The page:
Defra secretary George Eustice is under fire after suggesting that mixed farms could produce less lamb and more beef in the event of a no-deal Brexit.
The National Sheep Association said Mr Eustice should have better knowledge of the UK’s sheep farming enterprises after he made the suggestion during an interview on the BBC’s Andrew Marr show on Sunday, 15 November.
During the interview, Mr Eustice said: “If we are not importing as much beef from Ireland, then those mixed beef and sheep enterprises would be able to diversify into beef.”
National Sheep Association chief executive Phil Stocker said: “Mr Eustice’s comments will have angered many of our nation’s sheep farmers, failing to identify the unique and varied nature of sheep enterprises across the country.
“To begin with, to suggest that many of our sheep farmers are mixed farmers is wrong,” he added. “This assumption will enrage sheep farmers across the UK who have structured their farms to focus on sheep.
“The fact we have many sheep farmers, especially younger farmers and new entrants to the sector who run their sheep on arable farms and on short term grass lets was completely ignored – simply switching to cattle would be impossible for them.”
‘Act of negligence’
It was hard to think Mr Eustice really believed what he said, added Mr Stocker. The interview had left people it was part of a “we don’t care” attitude or a willingness to see reduce the size, scale and diversity of the sheep sector.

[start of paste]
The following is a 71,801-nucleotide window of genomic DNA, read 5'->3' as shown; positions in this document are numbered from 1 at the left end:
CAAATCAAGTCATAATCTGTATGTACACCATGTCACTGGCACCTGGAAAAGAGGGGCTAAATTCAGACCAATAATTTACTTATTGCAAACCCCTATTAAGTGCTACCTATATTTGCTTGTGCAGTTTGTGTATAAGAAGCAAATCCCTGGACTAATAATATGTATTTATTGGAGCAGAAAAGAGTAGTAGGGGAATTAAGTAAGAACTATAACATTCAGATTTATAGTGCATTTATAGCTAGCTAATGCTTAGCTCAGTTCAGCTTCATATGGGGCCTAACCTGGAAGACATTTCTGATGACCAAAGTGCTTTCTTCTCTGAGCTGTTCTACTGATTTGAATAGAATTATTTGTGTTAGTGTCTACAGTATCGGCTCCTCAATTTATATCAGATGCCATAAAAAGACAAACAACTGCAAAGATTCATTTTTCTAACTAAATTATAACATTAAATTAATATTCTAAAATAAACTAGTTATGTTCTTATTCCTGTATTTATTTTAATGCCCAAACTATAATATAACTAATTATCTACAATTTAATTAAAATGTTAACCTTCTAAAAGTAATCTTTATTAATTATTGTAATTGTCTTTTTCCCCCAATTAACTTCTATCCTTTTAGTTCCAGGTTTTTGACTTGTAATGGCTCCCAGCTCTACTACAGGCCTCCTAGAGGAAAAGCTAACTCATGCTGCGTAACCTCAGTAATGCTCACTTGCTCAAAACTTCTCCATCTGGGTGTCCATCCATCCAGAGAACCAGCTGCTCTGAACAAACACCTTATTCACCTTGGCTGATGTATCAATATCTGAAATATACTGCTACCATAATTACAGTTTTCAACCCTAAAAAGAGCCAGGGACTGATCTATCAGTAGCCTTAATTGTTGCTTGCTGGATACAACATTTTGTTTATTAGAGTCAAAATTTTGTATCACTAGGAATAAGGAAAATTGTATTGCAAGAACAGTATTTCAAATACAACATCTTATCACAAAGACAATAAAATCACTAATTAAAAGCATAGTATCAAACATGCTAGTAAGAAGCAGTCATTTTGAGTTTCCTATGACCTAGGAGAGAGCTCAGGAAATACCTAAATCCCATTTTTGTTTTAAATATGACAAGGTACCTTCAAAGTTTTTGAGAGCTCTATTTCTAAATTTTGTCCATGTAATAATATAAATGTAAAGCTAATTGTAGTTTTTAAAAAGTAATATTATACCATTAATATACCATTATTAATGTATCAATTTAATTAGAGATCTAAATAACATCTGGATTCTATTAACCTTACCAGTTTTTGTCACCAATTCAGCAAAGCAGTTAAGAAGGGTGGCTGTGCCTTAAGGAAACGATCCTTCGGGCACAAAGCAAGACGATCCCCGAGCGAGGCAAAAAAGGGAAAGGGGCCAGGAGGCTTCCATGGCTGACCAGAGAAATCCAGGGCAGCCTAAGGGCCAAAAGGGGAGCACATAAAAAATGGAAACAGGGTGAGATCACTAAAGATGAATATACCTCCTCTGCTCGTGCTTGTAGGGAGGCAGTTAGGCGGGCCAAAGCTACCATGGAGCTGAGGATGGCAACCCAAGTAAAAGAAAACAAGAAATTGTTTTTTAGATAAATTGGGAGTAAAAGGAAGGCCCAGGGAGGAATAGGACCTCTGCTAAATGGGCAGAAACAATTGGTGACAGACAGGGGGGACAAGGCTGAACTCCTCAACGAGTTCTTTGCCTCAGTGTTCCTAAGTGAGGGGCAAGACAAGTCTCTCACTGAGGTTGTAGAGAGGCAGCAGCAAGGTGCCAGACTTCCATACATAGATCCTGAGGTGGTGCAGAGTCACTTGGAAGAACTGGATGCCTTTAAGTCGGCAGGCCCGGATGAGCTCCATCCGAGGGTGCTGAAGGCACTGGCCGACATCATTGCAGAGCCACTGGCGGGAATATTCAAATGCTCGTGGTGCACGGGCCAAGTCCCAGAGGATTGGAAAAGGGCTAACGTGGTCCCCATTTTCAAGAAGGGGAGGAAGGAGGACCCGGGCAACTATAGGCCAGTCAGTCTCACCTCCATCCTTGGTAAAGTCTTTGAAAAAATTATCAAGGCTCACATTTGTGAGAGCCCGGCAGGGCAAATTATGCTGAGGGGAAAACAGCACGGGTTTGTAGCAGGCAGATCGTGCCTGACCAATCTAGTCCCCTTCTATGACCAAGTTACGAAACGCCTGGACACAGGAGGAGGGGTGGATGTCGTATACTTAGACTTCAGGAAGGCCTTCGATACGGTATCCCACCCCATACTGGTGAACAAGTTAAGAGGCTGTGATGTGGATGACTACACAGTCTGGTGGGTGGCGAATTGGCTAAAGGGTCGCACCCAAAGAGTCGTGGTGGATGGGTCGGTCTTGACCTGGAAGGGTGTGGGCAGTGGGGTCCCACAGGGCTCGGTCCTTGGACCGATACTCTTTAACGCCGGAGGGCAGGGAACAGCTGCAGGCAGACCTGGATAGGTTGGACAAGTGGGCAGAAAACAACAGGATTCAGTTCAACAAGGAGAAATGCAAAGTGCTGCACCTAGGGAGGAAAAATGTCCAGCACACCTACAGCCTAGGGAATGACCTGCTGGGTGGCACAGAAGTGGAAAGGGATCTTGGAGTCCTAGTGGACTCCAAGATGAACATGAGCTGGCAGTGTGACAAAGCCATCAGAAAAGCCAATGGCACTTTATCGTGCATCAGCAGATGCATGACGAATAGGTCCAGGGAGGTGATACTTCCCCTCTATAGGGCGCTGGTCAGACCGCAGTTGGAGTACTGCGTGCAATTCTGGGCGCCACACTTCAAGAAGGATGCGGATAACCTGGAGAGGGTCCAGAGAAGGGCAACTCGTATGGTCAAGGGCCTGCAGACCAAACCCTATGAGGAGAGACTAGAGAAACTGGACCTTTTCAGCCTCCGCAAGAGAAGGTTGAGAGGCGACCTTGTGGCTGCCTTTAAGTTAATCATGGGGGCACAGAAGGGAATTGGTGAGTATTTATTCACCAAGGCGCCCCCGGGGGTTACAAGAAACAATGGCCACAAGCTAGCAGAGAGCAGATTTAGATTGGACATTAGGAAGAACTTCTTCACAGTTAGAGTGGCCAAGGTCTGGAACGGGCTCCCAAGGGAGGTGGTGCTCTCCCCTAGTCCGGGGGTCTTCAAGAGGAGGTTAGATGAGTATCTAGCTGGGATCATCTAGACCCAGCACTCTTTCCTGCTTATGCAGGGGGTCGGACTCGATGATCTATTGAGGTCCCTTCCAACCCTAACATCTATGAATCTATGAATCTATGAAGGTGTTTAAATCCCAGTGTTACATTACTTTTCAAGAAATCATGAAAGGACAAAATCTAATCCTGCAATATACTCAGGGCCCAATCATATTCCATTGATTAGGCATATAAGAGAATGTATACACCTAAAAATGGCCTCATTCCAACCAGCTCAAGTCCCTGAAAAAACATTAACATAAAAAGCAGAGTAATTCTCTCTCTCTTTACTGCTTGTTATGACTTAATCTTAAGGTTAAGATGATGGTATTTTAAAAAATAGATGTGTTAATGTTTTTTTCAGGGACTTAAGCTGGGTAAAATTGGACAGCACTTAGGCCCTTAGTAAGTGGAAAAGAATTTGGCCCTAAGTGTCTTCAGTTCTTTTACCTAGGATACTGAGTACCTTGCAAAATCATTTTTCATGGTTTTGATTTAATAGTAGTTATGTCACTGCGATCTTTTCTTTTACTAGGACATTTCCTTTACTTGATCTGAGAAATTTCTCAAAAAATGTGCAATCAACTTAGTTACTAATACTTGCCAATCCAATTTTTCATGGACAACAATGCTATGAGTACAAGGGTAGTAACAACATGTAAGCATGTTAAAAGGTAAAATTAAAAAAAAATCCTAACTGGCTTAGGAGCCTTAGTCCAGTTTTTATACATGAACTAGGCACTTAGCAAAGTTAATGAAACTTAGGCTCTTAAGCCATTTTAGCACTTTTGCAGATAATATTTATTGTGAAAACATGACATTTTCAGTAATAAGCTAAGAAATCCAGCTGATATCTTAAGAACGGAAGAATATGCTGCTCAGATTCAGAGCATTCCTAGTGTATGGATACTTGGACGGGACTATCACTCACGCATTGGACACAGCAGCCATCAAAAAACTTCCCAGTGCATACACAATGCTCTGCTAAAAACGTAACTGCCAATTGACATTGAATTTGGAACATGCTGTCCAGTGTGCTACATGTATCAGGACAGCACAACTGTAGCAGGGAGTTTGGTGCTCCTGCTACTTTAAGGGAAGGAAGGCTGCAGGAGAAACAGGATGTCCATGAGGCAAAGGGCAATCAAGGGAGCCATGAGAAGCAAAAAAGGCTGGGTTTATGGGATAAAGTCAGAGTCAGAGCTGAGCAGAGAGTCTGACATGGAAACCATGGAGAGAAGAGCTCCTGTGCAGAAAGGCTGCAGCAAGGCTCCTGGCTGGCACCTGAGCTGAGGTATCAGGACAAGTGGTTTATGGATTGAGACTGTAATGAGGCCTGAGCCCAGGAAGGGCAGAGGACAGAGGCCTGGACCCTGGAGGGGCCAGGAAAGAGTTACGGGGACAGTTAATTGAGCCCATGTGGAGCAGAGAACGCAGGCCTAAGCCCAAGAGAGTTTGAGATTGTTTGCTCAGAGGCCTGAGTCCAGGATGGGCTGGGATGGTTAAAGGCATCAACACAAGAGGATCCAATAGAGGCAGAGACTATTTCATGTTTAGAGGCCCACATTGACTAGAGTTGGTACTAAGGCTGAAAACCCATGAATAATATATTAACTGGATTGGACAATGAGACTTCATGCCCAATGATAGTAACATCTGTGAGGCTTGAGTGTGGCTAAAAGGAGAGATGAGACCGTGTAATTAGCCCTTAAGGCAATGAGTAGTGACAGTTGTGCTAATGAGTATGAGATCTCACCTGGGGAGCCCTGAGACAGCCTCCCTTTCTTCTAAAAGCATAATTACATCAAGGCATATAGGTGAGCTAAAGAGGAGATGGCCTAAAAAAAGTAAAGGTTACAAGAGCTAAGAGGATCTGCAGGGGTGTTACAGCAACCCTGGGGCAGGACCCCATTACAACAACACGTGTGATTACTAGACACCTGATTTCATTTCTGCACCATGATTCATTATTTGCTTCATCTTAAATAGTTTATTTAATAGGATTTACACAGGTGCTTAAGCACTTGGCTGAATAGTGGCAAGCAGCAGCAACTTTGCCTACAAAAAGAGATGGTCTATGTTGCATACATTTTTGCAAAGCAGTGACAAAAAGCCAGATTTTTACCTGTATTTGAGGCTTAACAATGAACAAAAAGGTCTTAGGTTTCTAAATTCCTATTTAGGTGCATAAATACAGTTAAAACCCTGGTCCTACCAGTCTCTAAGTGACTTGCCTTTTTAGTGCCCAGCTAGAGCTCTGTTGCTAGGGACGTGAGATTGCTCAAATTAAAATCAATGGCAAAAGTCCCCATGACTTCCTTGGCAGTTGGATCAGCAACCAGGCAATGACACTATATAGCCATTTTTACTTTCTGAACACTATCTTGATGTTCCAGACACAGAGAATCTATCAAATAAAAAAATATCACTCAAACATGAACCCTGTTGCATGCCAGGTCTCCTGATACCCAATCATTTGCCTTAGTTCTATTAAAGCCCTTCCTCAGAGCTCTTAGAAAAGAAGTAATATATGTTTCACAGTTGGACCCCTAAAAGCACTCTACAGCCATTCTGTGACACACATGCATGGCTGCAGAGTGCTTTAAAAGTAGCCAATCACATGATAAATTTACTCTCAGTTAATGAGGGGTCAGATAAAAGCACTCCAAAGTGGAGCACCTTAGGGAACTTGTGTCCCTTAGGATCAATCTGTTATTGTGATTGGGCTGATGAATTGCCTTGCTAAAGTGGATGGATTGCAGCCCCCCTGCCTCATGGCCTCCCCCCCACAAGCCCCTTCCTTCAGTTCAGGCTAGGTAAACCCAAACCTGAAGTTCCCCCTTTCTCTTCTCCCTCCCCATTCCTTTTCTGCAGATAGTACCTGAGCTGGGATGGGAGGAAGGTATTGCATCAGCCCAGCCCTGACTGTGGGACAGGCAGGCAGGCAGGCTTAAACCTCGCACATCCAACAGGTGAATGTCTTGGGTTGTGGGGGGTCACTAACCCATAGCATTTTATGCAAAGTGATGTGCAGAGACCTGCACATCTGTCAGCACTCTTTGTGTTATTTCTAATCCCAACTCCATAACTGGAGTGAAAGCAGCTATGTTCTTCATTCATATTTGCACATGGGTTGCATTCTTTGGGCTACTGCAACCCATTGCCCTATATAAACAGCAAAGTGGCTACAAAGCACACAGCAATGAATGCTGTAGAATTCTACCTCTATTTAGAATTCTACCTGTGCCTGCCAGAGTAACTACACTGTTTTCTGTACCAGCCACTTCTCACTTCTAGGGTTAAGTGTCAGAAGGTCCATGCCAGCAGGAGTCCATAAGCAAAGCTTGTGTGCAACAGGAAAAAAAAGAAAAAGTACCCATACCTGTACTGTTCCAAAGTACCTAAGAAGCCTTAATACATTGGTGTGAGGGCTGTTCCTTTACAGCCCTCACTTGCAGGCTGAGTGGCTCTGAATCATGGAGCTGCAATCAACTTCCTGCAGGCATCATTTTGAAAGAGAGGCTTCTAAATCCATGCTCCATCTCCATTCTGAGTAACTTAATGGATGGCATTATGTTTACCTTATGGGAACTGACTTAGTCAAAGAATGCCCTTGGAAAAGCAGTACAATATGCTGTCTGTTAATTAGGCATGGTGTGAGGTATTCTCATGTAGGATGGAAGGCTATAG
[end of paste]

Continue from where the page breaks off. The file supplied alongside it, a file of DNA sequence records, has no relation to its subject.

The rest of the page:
Mr Stocker said: “The country’s sheep farmers work hard to supply a product that is predominantly ecological agriculture in nature, fed on grass and part of the creation of our iconic countryside.
“To allow British sheep farming to potentially be permanently damaged because the transition agreements to enable us to change to a different global supply chain aren’t put in place would be an act of negligence on behalf of our government.”
Tenant Farmers Association chairman Mark Coulman said the suggestion that sheep farmers should consider diversifying into beef production, if the market was closed for exports of high quality lamb, were “not helpful to say the least”.
Mr Coulman said: “The farming community was hoping for much better than this. Somehow, we need to use the short time available to garner the strength to pull victory from the jaws of defeat, but this will require a concerted effort.”